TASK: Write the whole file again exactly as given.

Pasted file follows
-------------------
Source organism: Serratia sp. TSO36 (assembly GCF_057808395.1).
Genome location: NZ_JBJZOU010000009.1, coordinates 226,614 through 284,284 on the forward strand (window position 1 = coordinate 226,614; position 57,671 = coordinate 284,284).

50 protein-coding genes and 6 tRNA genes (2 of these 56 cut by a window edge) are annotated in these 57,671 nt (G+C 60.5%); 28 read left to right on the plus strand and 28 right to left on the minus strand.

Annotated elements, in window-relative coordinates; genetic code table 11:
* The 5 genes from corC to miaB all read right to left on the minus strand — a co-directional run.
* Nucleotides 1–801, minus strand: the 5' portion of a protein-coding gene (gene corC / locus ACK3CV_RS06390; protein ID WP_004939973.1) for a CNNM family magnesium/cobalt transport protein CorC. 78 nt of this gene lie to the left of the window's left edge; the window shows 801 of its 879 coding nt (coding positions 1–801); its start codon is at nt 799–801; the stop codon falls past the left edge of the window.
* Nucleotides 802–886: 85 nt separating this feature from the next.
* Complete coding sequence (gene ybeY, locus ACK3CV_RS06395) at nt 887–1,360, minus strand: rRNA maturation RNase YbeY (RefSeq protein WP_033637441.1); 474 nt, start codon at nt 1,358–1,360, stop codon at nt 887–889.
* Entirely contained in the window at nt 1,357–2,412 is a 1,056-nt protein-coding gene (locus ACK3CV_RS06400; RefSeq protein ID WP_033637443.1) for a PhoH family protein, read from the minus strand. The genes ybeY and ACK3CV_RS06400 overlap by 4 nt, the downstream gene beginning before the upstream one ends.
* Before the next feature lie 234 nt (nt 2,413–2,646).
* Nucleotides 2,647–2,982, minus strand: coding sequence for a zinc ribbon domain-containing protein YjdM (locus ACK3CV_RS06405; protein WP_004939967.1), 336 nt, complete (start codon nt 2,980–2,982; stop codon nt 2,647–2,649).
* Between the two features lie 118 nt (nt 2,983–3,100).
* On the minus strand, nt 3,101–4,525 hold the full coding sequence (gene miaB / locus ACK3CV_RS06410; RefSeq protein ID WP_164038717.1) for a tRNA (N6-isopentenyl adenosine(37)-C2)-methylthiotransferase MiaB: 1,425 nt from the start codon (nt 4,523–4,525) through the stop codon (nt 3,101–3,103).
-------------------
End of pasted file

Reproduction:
Source organism: Serratia sp. TSO36 (assembly GCF_057808395.1).
Genome location: NZ_JBJZOU010000009.1, coordinates 226,614 through 284,284 on the forward strand (window position 1 = coordinate 226,614; position 57,671 = coordinate 284,284).

50 protein-coding genes and 6 tRNA genes (2 of these 56 cut by a window edge) are annotated in these 57,671 nt (G+C 60.5%); 28 read left to right on the plus strand and 28 right to left on the minus strand.

Annotated elements, in window-relative coordinates; genetic code table 11:
* The 5 genes from corC to miaB all read right to left on the minus strand — a co-directional run.
* Nucleotides 1–801, minus strand: the 5' portion of a protein-coding gene (gene corC / locus ACK3CV_RS06390; protein ID WP_004939973.1) for a CNNM family magnesium/cobalt transport protein CorC. 78 nt of this gene lie to the left of the window's left edge; the window shows 801 of its 879 coding nt (coding positions 1–801); its start codon is at nt 799–801; the stop codon falls past the left edge of the window.
* Nucleotides 802–886: 85 nt separating this feature from the next.
* Complete coding sequence (gene ybeY, locus ACK3CV_RS06395) at nt 887–1,360, minus strand: rRNA maturation RNase YbeY (RefSeq protein WP_033637441.1); 474 nt, start codon at nt 1,358–1,360, stop codon at nt 887–889.
* Entirely contained in the window at nt 1,357–2,412 is a 1,056-nt protein-coding gene (locus ACK3CV_RS06400; RefSeq protein ID WP_033637443.1) for a PhoH family protein, read from the minus strand. The genes ybeY and ACK3CV_RS06400 overlap by 4 nt, the downstream gene beginning before the upstream one ends.
* Before the next feature lie 234 nt (nt 2,413–2,646).
* Nucleotides 2,647–2,982, minus strand: coding sequence for a zinc ribbon domain-containing protein YjdM (locus ACK3CV_RS06405; protein WP_004939967.1), 336 nt, complete (start codon nt 2,980–2,982; stop codon nt 2,647–2,649).
* Between the two features lie 118 nt (nt 2,983–3,100).
* On the minus strand, nt 3,101–4,525 hold the full coding sequence (gene miaB / locus ACK3CV_RS06410; RefSeq protein ID WP_164038717.1) for a tRNA (N6-isopentenyl adenosine(37)-C2)-methylthiotransferase MiaB: 1,425 nt from the start codon (nt 4,523–4,525) through the stop codon (nt 3,101–3,103).